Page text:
The date ticked on, ever closer, like a small time bomb. Yet every time I wrote it on an official document, it loomed off in some great distance of time and space and the general unreality of times that would never come.
But in January it finally hit me. This passport is about to expire. My ten years were up.
Last week I received my renewed passport in the mail. It arrived in a thin USPS priority mail envelope, completely unassuming except for the tiny “US Passport Center” return address stamped in the corner. It was shiny and stiff. The picture looks remarkably like the me in the old one. Apparently I am still that person.
But in the excitement of receiving a new license to wander the world, there was a moment of panic and grief. My old passport was not in the envelop. Gone, it seemed, were 10 years of my life as marked by visa stamps to Japan, China, Brazil, Paraguay, Madagascar, Thailand, Vietnam and Laos. Stamp dates that told the tale of multiple entries and years spent negotiating customs lines and proving that I was a citizen of the U.S. of A. Suddenly, it seemed as if those years and miles had not happened at all. It was hard to celebrate the arrival of a new passport when the old one suddenly seemed to mean so very little.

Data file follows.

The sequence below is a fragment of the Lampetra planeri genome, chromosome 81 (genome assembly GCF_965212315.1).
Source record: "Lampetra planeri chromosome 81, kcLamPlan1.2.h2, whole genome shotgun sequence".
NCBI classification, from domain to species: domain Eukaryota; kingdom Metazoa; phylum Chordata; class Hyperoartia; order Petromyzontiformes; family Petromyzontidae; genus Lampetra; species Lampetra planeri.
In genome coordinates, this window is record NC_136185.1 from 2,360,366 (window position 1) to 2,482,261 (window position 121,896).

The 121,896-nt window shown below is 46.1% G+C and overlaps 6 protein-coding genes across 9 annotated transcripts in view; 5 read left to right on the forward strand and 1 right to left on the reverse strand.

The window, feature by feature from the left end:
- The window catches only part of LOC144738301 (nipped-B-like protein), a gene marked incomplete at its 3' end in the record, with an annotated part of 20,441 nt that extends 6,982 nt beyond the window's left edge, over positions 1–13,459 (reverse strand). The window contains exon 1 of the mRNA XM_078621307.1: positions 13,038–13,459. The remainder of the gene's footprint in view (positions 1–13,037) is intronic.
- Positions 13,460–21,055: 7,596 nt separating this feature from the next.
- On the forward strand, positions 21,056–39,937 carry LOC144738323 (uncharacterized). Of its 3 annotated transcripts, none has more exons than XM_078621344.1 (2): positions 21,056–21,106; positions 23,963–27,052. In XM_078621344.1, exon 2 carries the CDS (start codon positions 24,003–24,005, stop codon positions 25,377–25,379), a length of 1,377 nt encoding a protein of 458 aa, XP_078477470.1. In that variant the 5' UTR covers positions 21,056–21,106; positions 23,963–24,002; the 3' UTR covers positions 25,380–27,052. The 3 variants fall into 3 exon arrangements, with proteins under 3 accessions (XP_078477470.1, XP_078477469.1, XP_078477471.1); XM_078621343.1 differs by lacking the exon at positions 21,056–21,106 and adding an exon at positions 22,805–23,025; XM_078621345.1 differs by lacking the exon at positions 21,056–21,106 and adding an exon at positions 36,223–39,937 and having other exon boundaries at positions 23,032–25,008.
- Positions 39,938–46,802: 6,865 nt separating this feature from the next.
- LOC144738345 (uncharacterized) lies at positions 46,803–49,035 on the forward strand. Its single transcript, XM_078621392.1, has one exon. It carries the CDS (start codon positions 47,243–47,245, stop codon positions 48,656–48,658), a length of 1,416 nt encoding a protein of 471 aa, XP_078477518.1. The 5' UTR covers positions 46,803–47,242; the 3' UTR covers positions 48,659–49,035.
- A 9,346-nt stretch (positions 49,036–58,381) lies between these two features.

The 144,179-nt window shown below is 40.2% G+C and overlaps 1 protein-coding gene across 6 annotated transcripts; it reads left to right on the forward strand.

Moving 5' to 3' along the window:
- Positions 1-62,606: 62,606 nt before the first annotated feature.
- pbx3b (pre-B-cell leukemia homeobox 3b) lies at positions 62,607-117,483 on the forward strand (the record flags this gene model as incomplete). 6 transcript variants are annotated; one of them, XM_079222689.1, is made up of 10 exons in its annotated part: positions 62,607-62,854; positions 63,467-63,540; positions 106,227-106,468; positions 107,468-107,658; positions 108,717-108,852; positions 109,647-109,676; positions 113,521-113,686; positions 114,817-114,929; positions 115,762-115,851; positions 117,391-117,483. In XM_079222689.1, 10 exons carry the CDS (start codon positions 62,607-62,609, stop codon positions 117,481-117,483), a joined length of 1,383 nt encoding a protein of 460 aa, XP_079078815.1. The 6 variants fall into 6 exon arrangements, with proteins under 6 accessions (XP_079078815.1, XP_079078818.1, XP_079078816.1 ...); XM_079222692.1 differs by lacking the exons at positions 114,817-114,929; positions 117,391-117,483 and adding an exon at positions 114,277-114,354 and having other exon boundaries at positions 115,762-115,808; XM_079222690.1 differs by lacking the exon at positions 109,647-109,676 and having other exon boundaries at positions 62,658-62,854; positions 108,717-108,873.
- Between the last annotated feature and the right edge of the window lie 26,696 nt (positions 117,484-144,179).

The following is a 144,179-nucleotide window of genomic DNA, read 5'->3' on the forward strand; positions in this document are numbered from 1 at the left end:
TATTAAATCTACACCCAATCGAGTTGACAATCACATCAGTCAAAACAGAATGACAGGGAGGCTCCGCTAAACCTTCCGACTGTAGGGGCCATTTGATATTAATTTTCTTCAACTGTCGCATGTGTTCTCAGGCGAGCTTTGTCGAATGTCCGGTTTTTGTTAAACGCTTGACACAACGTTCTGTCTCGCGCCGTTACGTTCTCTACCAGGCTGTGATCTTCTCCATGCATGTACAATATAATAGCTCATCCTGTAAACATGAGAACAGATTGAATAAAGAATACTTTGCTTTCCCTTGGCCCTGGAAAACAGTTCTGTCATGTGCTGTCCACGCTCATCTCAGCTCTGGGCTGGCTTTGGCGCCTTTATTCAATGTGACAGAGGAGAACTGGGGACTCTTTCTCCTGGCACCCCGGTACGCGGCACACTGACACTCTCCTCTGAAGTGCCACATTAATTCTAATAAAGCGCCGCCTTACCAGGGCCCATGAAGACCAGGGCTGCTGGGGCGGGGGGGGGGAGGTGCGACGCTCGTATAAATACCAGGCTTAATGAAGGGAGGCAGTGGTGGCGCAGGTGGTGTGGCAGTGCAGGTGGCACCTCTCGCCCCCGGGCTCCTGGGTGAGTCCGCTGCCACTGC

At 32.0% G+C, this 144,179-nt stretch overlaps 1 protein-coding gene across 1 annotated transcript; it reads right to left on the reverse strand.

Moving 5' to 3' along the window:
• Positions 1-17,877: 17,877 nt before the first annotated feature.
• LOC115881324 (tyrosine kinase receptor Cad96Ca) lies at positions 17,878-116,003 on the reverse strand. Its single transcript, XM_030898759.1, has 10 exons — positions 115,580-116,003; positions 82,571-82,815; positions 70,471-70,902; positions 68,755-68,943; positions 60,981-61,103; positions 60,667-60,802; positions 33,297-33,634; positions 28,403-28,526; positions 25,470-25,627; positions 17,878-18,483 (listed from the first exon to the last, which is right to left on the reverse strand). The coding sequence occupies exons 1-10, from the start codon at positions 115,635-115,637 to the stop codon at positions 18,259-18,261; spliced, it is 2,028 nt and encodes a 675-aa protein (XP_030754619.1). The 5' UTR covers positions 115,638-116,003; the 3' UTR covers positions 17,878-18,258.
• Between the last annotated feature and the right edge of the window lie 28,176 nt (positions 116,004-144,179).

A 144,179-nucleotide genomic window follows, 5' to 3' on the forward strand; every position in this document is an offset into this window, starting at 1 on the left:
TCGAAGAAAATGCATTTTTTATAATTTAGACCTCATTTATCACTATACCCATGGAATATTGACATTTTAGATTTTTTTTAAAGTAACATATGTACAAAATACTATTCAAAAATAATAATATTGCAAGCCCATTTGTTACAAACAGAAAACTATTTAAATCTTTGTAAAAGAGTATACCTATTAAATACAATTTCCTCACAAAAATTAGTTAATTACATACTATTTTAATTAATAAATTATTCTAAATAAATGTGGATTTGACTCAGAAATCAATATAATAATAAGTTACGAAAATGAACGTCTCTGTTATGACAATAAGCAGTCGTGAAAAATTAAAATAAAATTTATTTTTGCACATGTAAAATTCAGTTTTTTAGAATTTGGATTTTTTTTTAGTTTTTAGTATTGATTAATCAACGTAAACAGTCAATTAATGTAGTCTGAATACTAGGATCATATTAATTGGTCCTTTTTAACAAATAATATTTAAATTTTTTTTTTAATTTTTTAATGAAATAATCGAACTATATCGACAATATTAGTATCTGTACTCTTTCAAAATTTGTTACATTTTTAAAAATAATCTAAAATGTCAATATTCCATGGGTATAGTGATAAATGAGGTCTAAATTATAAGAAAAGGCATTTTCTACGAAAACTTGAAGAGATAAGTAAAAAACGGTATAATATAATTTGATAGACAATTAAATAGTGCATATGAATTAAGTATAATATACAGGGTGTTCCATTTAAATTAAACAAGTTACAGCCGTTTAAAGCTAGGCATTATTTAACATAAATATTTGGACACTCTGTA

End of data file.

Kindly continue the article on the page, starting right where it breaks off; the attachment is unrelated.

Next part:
Much to my relief, a second envelop, even less assuming than the first, arrived several days later. There, tucked safely inside, was my old passport, officially hole punched, but in every way the well-worn, slightly blurred from being soaked in the Iguazu Waterfall, bloated with extra pages companion it had been for the last ten years.
My new passport bears an even more distant date of February 12, 2021, and has even fewer immediate plans for use than my old passport did when I received it. This passport also comes with a warning that it contains sensitive electronics and I am not to bend, perforate or expose to extreme temperatures. Which makes me wonder if, ten years on, my own sense of adventure is going to become as stiff and sensitive as my new passport. Or if we will both sill wind up bloated with additional pages of visa stamps before our next date of reckoning.